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How Calcium Affect Heart Rate

by
author image Chizorom Ebisike
Chizorom Ebisike is a physician who has worked in both clinical research and medical writing since 2009. She has published articles on the respiratory system and nutrition. She has earned a Doctor of Medicine from University of Medicine and a Bachelor of Arts in nutritional sciences from Rutgers University.
How Calcium Affect Heart Rate
Low calcium may result in dizziness. Photo Credit sstevens3/iStock/Getty Images

Calcium is the most abundant mineral found in bone. Only a small percentage of total body calcium is found in blood. Blood calcium plays a major role in the regulation of heart rate and rhythm, because it is involved in the generation and transmission of current from the pacemakers to the heart muscle. Low blood calcium increases the risk for ventricular tachycardia, or too rapid contractions of the lower chambers of the heart.

Calcium Homeostasis

Blood calcium is regulated by the thyroid and parathyroid glands. Calcitonin -- a hormone produced by the thyroid gland -- is released when blood calcium is increased. When blood calcium is low, the parathyroid glands release parathyroid hormone, or PTH, which stimulates the breakdown of bone to release calcium to the blood. PTH also acts in the kidneys, thereby reducing calcium excretion. Blood calcium is also maintained by vitamin D, which facilitates the absorption of intestinal calcium.

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Sources of Calcium and Reduced Calcium Intake

Major sources of dietary calcium include diary products, such as milk, cheese and yogurt, and eggs. Certain kinds of fish, such as sardines and pilchards, can contain significant amounts of calcium. Other sources of calcium include shellfish, almonds, peanuts, chickpeas and beans. Reduced dietary intake of calcium can result in calcium deficiency. According to Children's Hospital and Medical Center in Omaha, Nebraska, the lack of calcium results in the prolongation of the QT interval, which reflects the time it takes for the heart muscle to contract and relax. In addition to ventricular tachycardia, a prolonged QT interval is also associated with increased risk for ventricular arrhythmias, or irregular heart rhythm.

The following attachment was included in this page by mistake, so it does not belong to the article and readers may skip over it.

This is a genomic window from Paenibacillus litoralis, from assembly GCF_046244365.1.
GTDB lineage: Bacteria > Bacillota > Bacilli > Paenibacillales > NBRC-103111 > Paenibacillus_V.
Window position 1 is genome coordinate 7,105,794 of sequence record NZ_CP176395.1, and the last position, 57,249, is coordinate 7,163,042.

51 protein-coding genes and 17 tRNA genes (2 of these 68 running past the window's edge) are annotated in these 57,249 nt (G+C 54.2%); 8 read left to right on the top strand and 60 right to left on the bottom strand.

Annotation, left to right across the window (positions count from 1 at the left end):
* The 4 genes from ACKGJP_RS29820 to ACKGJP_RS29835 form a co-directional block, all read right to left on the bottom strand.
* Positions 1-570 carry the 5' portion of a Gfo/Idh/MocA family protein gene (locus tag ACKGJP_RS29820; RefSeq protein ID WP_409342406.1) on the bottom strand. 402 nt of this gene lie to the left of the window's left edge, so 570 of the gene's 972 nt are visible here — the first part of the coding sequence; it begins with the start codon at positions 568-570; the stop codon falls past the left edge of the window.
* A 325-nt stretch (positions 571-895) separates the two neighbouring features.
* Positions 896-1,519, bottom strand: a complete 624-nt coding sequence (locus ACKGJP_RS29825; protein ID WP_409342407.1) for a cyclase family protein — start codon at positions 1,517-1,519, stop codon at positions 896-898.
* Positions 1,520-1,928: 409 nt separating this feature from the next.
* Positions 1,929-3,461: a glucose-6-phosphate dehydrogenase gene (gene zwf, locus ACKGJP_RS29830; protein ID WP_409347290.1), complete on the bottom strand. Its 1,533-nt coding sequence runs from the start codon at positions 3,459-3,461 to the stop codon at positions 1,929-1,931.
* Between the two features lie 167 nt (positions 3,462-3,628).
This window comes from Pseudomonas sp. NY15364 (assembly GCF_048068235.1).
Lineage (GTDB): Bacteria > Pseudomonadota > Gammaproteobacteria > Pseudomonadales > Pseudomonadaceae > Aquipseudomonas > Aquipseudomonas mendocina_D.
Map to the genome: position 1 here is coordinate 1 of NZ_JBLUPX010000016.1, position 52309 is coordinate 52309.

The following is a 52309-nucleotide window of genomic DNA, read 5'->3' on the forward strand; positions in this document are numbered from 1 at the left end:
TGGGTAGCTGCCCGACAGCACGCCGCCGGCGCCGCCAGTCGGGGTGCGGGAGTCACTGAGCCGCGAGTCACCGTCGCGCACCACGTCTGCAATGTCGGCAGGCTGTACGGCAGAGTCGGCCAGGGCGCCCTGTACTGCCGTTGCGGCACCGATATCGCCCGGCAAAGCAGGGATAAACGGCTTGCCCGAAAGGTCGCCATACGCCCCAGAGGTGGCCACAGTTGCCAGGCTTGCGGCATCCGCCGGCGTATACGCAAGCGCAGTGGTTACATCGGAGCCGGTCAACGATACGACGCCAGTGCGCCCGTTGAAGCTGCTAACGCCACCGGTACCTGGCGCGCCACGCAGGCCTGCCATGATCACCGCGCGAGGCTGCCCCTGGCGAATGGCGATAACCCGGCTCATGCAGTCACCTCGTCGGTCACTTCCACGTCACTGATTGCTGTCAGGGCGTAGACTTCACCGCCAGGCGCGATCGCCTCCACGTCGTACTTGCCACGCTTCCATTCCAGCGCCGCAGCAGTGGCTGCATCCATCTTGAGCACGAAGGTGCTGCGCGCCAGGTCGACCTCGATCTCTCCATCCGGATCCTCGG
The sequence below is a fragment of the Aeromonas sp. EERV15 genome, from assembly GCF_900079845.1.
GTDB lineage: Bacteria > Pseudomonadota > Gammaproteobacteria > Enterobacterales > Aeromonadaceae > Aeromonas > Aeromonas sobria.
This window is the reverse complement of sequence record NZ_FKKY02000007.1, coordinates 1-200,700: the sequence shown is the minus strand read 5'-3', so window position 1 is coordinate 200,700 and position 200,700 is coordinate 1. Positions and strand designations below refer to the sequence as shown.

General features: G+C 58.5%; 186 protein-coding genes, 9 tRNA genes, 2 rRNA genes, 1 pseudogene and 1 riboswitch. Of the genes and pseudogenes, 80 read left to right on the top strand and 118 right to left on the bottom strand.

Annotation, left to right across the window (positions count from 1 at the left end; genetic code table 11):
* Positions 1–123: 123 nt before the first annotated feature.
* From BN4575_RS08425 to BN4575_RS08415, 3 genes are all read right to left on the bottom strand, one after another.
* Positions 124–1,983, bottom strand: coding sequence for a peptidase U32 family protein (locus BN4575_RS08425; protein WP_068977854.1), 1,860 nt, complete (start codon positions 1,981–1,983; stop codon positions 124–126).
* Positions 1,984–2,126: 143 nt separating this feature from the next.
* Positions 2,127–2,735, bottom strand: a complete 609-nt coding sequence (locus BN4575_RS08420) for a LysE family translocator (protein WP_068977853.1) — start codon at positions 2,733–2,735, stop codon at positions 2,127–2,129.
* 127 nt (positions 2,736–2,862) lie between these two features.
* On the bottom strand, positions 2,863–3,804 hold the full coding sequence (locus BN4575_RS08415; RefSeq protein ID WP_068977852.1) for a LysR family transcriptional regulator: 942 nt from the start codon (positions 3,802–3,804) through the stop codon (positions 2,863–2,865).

Calcium and Pacemakers

Most cells have stable resting membrane potentials, or the ability to drive electrical current when excited. The resting membrane potential is maintained by the distribution of positive and negative charged ions across both sides of the cell membrane. At rest, calcium concentration in pacemakers -- cells in the heart that determine the heart rate -- is low compared to the outside. When pacemakers drive current, calcium channels in the membranes open, thereby allowing calcium to rush into the cells. Pacemakers have unstable resting membrane potentials, which result from leaky channels in the cell membrane that allow positive ions to enter the cell; this "leakiness" of the cell membrane, means that pacemakers can self-excite at regular intervals.

Causes of Low Calcium

Deficiency of blood calcium results from the interruption of mechanisms involved in calcium absorption and regulation. Vitamin D deficiency results in decreased calcium absorption, and poor calcium absorption is associated with low blood calcium, irrespective of adequate dietary calcium intake. Diseases that affect the absorptive surface of the small intestines, thereby resulting in malabsorption of nutrients, including calcium, may result in low blood calcium. Intake of foods containing oxalate -- a compound that binds to intestinal calcium, thereby preventing its absorption -- can result in low blood calcium. Oxalate is found in spinach, rhubarb, green beans and beets. Certain fruits, such as oranges, cranberries, grapes, plums, apples and pears also contain oxalate.

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